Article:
3. The Overlook Hotel

Lee Unkrich brought us Toy Story 3. He also maintains an exhaustive Tumblr account of all things The Shining: Kubrick minutiae in glorious excess.

 

5. Contempt

In Jean-Luc Godard‘s 1963 masterpiece, Michel Piccoli plays Paul Javal, a playwright who needs money, and producer Prokosch is embodied by Jack Palance, that heavy among heavies, waving a packet of cash in Paul’s direction to doctor a script of the Odyssey that is to be directed by Fritz Lang. “I like gods,” Palance purrs, “I like them very much.” Paul has a beautiful young wife, Camille, played with momentous petulance by Brigitte Bardot. Paul asks whether he should write the script. Camille tells him it’s fine. Later she feels he hasn’t shown enough concern when Prokosch has been forward with her. No matter what Paul does, it will not be enough. Camille seizes on excuses, any excuses, to dismiss Paul’s adoration. She remembers the love she once thought they had: “Everything used to happen instinctively, in complicitous ecstasy.” For a good third of the movie, the couple bicker, contradict, cut at each other in their brightly colored, unfinished apartment. The world is reduced to Paul and Camille. Man and Woman. The furniture is as bold, as blunt as sculpture. A cerulean chair, a sunflower-colored throw, a red couch. Statues. Bardot. Her body rebukes the viewer, Paul. “Do you love my breasts, my eyes, my knees?” she asks, as the camera, transfixed, goes beyond objectification into blunt fetish. “I love you totally, terribly, tragically,” is all Paul, smitten, ever-equivocating, can tell her. At the end, the camera looks out onto the ocean, the horizon. Limitless possibility or infinite distance? The space between you and I, the space between a man, a woman. The sparkling azure of the sea is the crashing gulf between them. It is unfathomably huge. Contempt is the most tragic, piercing, hopeless of modern love stories. Youth, beauty, cinema—they will damage you. In his screenplay, Godard wrote, “In contrast to Paul, her husband, who always acts on the strength of a complicated series of rationalizations, Camille acts nonpsychologically… Though one might wonder about her, as Paul does, she never wonders about herself. She lives full and simple sentiments, and cannot imagine being able to analyze them.” And in an interview he elaborated, “Perhaps it is better not to understand too much.”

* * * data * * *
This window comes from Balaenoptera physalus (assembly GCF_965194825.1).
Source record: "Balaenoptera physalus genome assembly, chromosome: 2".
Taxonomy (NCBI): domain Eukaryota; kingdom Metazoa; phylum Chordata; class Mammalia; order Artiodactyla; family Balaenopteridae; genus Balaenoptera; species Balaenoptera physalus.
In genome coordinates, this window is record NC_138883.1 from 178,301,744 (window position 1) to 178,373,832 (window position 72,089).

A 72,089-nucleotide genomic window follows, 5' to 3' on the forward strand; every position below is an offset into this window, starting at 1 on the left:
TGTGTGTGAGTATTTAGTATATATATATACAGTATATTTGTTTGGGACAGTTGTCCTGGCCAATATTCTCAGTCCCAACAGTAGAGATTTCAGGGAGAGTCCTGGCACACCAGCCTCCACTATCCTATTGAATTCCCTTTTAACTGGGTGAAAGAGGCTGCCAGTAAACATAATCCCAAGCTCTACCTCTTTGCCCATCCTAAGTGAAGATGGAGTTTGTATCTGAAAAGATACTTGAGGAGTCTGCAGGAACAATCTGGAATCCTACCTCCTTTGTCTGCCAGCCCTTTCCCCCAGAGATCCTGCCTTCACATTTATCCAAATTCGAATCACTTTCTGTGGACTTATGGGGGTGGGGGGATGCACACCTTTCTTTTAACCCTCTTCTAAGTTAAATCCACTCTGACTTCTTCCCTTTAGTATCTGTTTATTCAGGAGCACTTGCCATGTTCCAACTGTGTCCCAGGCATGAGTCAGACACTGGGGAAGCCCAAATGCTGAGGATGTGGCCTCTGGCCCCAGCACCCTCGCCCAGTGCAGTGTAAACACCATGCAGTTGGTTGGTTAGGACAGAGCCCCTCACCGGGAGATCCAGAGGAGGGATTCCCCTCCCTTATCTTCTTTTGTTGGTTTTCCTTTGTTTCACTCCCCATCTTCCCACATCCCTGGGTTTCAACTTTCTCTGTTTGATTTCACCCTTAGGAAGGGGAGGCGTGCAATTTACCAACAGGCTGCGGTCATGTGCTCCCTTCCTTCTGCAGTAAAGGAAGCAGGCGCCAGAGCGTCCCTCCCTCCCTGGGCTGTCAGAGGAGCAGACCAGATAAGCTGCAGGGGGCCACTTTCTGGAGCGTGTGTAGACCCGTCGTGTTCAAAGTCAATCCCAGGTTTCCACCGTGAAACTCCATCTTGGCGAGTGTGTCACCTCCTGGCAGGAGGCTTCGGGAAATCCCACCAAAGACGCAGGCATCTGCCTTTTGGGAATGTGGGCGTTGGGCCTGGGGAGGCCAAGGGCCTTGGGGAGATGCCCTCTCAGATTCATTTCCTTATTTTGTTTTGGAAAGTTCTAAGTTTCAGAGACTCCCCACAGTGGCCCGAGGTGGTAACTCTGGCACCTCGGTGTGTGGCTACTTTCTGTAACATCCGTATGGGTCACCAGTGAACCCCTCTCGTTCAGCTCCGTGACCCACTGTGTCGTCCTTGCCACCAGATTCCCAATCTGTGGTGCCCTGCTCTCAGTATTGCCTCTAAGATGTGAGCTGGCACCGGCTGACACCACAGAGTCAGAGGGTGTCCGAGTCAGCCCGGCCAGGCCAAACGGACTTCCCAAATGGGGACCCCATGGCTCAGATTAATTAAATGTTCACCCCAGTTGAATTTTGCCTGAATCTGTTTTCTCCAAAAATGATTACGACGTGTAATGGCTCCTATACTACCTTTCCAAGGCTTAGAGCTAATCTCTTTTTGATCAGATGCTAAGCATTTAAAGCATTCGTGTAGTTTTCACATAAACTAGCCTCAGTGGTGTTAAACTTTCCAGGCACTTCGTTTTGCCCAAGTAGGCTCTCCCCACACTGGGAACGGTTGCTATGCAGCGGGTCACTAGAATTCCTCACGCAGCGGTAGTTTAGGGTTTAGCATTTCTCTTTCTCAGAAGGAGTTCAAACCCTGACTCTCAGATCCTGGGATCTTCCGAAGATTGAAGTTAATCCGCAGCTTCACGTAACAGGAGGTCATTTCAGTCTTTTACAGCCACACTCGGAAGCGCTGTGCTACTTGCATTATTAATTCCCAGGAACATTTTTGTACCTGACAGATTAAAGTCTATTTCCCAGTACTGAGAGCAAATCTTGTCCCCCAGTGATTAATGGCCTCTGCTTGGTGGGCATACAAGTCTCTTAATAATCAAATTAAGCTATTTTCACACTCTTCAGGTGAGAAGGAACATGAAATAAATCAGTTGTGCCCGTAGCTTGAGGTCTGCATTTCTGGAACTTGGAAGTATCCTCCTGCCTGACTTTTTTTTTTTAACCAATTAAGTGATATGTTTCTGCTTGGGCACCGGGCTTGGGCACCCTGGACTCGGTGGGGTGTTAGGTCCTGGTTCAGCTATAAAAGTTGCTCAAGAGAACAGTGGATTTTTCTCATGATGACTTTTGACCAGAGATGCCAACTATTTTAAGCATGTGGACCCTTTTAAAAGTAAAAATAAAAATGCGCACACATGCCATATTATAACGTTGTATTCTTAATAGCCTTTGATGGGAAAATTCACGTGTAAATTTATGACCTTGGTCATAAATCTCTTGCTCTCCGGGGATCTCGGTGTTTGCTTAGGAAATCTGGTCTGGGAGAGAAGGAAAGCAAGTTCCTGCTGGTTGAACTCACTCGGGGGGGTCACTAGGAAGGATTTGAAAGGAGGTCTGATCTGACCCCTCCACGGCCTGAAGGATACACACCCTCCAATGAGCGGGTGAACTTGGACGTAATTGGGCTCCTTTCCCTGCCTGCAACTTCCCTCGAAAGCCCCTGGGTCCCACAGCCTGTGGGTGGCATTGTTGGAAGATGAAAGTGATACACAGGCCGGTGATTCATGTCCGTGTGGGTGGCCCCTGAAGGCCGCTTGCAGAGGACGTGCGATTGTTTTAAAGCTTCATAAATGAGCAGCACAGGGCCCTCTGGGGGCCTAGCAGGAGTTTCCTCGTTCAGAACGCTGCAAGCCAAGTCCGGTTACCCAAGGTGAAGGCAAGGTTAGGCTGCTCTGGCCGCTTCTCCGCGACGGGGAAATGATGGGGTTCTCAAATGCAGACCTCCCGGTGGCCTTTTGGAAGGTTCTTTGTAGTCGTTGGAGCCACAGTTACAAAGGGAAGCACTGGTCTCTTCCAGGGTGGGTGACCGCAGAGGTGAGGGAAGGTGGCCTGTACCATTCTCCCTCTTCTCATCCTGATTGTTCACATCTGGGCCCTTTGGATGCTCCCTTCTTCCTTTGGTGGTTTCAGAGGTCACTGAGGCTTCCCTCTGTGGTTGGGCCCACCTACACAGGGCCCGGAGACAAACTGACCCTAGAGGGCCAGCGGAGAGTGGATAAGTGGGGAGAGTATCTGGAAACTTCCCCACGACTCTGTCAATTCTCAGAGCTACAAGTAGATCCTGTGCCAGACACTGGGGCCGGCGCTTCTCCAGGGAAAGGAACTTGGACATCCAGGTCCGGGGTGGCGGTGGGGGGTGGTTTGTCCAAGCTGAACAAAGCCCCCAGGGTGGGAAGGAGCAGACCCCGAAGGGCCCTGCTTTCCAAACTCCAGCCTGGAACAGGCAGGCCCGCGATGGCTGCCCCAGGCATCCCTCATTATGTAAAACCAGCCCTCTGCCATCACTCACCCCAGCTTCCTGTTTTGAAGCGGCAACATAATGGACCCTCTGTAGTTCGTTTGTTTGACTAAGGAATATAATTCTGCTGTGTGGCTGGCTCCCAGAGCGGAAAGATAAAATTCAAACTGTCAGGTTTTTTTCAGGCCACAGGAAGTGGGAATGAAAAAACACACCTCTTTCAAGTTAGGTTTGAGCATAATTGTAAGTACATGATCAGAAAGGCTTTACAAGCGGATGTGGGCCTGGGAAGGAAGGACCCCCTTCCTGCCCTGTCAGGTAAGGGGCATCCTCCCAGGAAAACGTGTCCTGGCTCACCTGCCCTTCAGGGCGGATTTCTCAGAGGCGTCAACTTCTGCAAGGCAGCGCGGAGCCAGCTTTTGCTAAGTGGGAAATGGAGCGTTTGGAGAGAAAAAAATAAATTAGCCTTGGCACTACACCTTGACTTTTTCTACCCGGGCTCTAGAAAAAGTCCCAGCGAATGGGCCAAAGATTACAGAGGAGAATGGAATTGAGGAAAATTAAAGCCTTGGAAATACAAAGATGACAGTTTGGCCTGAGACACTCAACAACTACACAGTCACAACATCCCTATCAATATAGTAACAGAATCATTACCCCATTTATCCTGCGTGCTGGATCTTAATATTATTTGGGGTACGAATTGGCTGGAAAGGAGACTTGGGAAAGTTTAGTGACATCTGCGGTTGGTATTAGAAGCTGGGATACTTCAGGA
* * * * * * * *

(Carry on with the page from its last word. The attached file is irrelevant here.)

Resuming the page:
At LACMA in Los Angeles, Friday, July 6.  Also on Blu-Ray.